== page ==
Mr. Strecker married, in 1889, Alta V/ Green, and they are the parents of two children: 1. Ralph D., born in 1890, and a resident of New York City, where he holds a responsible position in the engineering department of the J. W. Ferguson Company. 2. A. Elise, born in 1894. The family residence is located in Troy.


The solid abilities of Albany's Dutch ancestors have shone in many lines of activities and wrung success from trade and profession throughout three hundred yeas. Hailing from one of these worthy substantial families comes William L. Visscher, attorney and banker.

William L. Visscher was born in Albany, June 3, 1874, the son of John B. and Alida (Lansing) Visscher, each a representative of sturdy Dutch stock. John B. Visscher, the father was successful real estate man, who died in 1890. The mother died in 1920.

Their son received his early education in the Albany Boys' Academy, where he graduated in 1892. He entered the Albany Law School and subsequently graduated from that institution with the degree of Bachelor of Laws in the class of 1900. That same year he was admitted to the bar of the State of New York, and for the succeeding ten years prac-

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ticed law with Hon. William P. Rudd under the partnership name, Harris and Rudd. In this association he was very fortunate, since Judge Rudd had inherited the business traditions of one of the great law firms of Albany, established in the "seventies" as successors to Reynolds, Cochrane and Harris, a firm composed of John T. Reynolds, Clark B. Cochrane, and Hamilton Harris. In 1910, William L. Visscher became head of the law partnership of Visscher, Whalen and Austin, a relationship which continued for nine years, until the death of Mr. Austin. In 1920 this law association took the style of Visscher, Whalen, Loucke and Murphy, and continued thus until January 1, 1924, when the firm was dissolved. In January, 1923, Mr. Visscher was elected president of the Albany county Savings Bank, and since then he has been devoting the greater part of his time to the bank, although continuing, however, to practice law independently.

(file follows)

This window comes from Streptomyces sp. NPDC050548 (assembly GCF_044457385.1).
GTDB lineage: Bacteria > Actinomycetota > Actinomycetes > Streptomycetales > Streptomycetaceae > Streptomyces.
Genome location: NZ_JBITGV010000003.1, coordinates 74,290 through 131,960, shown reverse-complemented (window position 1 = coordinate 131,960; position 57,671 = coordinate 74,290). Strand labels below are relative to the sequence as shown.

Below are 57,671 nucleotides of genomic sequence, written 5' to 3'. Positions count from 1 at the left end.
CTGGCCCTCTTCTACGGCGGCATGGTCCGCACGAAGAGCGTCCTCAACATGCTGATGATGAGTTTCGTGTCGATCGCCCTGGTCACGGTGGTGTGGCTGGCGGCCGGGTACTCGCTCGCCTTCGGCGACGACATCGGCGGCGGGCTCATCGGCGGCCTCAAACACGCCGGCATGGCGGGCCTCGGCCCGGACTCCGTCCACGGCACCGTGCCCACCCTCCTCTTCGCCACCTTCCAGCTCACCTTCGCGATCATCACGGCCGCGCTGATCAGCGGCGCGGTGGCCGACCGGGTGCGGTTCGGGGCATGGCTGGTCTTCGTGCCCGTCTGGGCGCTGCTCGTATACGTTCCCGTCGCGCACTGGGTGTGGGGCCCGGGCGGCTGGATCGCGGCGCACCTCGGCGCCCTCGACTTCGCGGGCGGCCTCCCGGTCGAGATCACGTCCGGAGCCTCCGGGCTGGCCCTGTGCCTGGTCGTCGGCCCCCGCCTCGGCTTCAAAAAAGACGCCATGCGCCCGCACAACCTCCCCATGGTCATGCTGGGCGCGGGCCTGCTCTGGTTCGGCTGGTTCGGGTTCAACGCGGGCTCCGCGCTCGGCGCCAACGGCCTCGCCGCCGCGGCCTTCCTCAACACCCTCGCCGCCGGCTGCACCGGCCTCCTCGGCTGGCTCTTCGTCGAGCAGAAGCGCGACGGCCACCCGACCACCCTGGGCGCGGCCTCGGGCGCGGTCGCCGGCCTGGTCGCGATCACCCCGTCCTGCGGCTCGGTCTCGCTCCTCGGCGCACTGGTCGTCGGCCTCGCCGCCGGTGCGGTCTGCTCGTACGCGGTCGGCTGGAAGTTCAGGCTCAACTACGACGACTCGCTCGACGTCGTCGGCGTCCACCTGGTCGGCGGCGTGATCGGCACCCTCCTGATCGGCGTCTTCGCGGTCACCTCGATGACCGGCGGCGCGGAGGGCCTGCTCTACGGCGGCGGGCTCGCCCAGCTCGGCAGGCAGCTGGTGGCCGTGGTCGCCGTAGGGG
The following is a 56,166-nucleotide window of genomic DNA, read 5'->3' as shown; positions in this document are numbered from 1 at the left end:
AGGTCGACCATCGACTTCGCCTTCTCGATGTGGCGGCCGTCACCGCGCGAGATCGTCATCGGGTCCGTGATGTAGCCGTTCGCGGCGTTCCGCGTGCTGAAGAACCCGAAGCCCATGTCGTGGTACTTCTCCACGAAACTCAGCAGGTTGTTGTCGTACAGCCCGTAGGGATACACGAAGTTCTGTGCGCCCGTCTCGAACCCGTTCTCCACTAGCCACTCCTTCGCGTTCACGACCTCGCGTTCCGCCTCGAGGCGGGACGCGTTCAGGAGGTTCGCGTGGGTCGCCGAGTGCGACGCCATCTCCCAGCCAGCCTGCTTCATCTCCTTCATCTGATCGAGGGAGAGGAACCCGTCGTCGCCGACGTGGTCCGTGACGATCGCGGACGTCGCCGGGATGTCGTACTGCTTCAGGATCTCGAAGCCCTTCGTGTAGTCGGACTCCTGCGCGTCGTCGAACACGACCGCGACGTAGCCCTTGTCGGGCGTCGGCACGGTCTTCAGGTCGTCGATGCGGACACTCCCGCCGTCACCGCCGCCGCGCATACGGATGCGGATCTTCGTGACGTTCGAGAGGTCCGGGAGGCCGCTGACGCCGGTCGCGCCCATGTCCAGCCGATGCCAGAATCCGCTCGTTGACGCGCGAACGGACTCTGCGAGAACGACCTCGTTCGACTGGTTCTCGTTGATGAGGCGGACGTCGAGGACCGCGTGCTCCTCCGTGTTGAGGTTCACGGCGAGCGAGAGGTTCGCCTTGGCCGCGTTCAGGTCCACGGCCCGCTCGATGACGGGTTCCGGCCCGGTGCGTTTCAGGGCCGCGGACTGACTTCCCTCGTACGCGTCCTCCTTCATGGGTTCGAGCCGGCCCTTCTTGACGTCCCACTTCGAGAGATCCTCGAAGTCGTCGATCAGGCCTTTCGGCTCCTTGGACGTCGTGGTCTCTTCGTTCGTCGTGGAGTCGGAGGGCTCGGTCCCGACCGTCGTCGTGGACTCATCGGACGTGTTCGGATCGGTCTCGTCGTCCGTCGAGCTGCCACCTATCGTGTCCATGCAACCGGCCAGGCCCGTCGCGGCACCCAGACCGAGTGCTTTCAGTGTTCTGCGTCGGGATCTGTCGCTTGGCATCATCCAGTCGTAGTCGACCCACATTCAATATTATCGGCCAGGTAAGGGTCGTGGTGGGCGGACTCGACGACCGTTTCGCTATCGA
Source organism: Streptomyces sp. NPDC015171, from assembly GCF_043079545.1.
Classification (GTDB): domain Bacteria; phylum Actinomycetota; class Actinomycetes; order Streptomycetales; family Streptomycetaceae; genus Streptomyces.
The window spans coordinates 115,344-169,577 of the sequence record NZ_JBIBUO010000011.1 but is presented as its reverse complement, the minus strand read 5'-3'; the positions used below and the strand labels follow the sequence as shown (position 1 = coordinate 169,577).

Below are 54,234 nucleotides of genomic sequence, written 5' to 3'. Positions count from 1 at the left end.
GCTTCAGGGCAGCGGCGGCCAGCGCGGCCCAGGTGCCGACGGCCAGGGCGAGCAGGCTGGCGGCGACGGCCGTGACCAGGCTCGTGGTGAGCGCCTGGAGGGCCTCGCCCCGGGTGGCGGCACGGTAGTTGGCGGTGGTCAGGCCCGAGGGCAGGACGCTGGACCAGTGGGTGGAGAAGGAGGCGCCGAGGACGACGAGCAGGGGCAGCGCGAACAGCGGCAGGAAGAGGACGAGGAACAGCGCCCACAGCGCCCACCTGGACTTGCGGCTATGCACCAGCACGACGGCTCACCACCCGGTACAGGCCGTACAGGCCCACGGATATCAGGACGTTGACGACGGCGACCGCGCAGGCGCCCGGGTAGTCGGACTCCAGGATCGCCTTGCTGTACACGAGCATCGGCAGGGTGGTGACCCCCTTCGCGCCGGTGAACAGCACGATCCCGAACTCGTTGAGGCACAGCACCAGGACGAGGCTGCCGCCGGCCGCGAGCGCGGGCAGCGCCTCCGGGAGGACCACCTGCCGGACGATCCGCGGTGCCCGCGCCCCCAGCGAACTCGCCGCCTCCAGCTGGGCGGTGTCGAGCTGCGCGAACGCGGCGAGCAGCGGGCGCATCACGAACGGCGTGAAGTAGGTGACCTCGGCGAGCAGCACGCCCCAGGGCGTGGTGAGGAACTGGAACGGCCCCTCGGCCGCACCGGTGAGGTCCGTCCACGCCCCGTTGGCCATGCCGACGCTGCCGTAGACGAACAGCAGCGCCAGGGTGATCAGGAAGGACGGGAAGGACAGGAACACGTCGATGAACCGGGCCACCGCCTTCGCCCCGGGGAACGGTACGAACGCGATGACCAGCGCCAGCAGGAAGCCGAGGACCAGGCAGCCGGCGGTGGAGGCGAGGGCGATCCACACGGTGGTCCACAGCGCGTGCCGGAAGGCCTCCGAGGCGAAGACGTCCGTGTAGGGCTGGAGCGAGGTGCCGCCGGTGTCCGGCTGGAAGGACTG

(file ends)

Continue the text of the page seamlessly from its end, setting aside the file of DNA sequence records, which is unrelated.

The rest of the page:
Mr. Visscher is also president of the board of managers of the New York State Training School for Girls at Hudson; director and treasurer of the Albany Public Library; director of the Albany Safe Deposit and Storage Company; director of the Mechanics and Farmers' Bank; director and vice-president of the Albany Garage Company; director of the New York Fire Insurance Company; president and trustee of the Memorial Hospital; trustee of the Albany Law School, and trustee of the Albany Institute of History and Art. For several years he served in the Common council of the city of Albany, elected on the Republican ticket. He is a member of the American Bar, the new York State Bar, and the Albany County Bar associations. His clubs are: the fort Orange, the Albany, the Albany Country, the Troy, the Stockbridge Country, and the University of Albany. His religious affiliation is with the Reformed Dutch Church of Albany, of which he is a trustee.